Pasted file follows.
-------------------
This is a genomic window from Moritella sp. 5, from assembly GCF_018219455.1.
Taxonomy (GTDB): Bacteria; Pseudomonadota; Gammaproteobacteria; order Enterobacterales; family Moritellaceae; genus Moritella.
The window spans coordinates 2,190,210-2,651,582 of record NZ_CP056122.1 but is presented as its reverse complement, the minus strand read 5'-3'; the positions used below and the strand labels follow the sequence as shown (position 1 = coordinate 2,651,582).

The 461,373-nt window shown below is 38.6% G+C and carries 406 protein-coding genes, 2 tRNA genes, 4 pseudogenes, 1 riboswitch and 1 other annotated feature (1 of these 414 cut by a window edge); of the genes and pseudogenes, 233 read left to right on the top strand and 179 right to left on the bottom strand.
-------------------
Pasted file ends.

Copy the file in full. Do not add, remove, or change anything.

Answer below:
This is a genomic window from Moritella sp. 5, from assembly GCF_018219455.1.
Taxonomy (GTDB): Bacteria; Pseudomonadota; Gammaproteobacteria; order Enterobacterales; family Moritellaceae; genus Moritella.
The window spans coordinates 2,190,210-2,651,582 of record NZ_CP056122.1 but is presented as its reverse complement, the minus strand read 5'-3'; the positions used below and the strand labels follow the sequence as shown (position 1 = coordinate 2,651,582).

The 461,373-nt window shown below is 38.6% G+C and carries 406 protein-coding genes, 2 tRNA genes, 4 pseudogenes, 1 riboswitch and 1 other annotated feature (1 of these 414 cut by a window edge); of the genes and pseudogenes, 233 read left to right on the top strand and 179 right to left on the bottom strand.